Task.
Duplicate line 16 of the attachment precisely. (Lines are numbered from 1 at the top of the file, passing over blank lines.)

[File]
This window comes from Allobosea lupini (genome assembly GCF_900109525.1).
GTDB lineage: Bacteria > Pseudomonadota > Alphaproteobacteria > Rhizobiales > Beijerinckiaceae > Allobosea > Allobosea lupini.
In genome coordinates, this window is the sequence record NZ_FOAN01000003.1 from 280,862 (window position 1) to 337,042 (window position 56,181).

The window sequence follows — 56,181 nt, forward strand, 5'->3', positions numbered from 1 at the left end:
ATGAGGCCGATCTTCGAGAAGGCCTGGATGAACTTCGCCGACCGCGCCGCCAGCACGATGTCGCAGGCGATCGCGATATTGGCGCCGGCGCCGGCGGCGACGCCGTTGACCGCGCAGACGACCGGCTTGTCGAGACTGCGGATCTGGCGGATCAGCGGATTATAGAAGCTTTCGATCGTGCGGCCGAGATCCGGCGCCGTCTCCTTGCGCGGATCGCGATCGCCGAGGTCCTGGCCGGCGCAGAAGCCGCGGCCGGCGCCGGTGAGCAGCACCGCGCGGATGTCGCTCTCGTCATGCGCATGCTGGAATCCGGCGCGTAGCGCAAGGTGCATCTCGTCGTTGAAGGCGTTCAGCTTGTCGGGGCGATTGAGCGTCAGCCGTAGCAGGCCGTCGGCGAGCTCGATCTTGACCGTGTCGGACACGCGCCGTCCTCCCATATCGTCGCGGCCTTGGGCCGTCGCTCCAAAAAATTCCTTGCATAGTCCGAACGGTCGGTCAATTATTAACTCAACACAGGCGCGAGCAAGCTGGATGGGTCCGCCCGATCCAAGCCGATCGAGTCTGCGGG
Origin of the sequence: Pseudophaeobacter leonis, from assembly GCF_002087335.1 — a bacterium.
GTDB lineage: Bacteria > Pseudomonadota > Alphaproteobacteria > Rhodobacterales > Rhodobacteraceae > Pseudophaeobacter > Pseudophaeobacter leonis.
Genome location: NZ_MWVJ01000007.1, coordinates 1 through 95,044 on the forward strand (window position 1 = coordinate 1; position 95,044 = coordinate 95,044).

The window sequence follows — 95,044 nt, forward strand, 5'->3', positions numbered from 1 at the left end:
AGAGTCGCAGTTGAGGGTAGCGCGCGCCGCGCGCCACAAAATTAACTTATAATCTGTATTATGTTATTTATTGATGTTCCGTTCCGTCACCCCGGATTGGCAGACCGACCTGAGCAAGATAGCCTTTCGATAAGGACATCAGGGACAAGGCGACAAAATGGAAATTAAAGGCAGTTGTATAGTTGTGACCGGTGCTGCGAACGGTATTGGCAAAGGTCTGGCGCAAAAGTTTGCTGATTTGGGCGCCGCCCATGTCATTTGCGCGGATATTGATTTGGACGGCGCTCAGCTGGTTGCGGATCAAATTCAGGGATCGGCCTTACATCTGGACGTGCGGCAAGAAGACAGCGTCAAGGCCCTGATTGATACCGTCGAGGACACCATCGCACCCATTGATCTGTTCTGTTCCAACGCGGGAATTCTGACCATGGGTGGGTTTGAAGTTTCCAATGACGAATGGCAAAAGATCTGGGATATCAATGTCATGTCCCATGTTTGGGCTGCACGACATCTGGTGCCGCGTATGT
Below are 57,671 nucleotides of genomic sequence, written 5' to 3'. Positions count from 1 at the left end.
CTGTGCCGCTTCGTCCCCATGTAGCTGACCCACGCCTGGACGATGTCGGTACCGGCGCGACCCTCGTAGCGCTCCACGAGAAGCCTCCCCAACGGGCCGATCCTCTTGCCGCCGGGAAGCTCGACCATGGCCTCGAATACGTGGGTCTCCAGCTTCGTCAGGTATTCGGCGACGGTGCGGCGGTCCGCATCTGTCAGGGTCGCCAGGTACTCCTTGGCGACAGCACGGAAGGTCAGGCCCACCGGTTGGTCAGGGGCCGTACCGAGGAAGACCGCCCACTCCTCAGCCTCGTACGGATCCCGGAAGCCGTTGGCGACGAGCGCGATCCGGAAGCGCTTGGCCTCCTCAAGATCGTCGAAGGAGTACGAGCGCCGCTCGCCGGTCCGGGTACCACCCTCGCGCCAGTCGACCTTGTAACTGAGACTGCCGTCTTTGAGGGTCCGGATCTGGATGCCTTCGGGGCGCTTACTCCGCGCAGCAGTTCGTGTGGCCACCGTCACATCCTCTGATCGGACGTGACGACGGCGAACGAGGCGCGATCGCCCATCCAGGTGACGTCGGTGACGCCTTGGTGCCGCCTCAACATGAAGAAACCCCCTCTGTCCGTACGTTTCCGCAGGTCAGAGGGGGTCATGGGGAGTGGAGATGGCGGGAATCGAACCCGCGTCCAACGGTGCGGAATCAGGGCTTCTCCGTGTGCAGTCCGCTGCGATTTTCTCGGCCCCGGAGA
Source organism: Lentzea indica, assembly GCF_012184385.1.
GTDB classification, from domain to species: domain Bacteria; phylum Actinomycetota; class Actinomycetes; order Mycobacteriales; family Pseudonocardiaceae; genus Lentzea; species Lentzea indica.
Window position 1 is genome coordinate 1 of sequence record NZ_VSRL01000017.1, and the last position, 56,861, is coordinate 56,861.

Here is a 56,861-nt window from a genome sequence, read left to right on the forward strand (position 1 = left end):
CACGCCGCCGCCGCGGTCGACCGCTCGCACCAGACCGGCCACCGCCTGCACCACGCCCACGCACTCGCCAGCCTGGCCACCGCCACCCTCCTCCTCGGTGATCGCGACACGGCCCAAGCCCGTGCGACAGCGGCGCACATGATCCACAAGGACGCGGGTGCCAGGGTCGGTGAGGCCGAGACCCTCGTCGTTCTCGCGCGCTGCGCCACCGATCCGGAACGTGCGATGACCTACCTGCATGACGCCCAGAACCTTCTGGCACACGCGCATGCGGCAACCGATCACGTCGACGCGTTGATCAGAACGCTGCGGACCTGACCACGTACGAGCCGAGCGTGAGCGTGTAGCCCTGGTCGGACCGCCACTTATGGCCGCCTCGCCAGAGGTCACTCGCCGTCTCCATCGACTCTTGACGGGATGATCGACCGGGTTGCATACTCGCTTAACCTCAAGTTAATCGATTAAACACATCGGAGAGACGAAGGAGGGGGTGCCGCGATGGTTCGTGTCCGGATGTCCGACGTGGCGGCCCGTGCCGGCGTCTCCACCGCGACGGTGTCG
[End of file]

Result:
Here is a 56,861-nt window from a genome sequence, read left to right on the forward strand (position 1 = left end):